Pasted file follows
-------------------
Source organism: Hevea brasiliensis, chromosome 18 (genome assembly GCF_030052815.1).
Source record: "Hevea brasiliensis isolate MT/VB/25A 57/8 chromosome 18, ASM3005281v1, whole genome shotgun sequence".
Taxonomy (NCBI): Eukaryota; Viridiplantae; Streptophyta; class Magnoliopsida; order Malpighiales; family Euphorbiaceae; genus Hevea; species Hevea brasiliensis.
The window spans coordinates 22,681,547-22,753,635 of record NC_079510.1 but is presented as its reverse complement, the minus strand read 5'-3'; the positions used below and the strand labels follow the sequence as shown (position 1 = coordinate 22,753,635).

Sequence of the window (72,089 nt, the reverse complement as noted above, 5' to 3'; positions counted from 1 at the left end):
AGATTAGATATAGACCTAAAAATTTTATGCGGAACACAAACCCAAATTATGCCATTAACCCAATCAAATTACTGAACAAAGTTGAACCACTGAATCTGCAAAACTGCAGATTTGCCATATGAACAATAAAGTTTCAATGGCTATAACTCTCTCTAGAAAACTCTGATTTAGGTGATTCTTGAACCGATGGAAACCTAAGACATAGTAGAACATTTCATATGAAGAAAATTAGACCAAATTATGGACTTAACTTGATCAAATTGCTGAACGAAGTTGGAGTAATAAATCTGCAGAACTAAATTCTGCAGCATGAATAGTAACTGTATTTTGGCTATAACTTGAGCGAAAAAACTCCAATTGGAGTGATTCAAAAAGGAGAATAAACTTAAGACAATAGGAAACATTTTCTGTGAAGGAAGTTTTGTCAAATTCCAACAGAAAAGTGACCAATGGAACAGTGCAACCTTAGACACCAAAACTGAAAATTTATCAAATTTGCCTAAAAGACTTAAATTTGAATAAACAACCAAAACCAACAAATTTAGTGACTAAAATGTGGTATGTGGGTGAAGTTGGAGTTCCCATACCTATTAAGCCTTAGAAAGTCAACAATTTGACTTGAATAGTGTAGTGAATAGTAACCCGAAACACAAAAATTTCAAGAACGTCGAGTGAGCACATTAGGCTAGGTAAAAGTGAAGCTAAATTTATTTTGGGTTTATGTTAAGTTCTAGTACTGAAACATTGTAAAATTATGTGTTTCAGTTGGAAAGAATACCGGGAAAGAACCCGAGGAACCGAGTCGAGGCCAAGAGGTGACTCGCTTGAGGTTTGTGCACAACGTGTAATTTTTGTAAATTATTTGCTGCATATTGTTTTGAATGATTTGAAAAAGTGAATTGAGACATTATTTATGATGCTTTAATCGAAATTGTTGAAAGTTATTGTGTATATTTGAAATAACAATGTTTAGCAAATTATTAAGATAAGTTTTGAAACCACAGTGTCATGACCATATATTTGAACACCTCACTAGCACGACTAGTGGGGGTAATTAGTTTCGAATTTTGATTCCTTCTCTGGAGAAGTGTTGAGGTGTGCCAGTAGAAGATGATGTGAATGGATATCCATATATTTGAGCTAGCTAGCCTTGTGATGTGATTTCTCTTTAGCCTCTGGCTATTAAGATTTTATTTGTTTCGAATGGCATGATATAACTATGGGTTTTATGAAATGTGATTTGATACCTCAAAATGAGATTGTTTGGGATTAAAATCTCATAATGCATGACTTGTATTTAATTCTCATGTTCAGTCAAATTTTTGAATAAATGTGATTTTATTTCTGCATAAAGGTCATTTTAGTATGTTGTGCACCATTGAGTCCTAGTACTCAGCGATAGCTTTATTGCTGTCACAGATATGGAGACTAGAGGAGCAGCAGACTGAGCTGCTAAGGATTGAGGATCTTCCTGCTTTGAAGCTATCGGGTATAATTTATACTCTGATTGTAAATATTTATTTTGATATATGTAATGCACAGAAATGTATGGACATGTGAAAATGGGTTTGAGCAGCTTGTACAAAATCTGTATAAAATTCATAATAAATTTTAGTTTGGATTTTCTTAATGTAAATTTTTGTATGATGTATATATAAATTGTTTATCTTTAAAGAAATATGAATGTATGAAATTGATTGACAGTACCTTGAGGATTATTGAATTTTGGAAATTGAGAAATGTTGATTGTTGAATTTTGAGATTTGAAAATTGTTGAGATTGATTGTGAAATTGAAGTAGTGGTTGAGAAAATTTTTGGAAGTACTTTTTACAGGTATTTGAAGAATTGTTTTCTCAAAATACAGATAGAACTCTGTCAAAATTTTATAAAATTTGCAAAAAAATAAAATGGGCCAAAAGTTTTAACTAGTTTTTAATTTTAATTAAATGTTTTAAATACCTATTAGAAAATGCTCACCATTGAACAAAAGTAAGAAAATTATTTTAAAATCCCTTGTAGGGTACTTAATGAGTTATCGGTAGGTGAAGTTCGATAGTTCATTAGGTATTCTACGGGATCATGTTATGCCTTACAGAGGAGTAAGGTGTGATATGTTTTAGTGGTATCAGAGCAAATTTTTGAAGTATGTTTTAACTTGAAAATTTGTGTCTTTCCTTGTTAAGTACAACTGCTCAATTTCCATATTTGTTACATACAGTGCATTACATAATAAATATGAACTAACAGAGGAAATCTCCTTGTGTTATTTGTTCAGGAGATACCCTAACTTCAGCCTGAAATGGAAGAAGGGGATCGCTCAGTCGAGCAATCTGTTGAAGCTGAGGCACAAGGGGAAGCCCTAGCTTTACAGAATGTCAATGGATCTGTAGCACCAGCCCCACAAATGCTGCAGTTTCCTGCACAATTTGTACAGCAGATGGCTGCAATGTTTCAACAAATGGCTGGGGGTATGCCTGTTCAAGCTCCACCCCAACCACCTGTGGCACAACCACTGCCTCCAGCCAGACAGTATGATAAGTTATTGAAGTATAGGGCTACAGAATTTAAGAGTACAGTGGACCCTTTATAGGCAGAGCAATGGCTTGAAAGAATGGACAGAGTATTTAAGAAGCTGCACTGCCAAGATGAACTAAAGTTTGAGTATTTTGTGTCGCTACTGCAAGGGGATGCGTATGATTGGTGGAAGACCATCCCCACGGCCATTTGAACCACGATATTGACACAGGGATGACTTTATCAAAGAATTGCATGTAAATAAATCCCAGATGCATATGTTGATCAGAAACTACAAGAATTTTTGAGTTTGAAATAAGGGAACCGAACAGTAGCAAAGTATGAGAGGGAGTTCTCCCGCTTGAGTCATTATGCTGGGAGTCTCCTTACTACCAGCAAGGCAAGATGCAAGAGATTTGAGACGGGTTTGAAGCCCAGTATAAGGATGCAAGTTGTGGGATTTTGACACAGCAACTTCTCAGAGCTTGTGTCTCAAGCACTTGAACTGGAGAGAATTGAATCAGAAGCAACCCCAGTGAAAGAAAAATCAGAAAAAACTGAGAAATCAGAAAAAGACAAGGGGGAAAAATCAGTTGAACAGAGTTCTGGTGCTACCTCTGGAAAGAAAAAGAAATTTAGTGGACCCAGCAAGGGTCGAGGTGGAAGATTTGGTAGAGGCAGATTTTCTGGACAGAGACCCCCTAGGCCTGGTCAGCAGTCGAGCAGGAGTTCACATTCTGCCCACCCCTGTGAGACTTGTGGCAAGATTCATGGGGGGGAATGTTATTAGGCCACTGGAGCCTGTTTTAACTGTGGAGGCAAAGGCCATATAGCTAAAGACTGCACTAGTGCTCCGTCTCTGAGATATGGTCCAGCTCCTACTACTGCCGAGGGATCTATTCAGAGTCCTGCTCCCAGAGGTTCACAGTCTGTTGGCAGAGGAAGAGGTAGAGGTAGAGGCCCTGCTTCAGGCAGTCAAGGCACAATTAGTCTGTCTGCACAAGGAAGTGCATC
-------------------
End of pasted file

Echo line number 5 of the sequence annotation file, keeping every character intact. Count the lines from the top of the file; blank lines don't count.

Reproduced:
Sequence of the window (72,089 nt, the reverse complement as noted above, 5' to 3'; positions counted from 1 at the left end):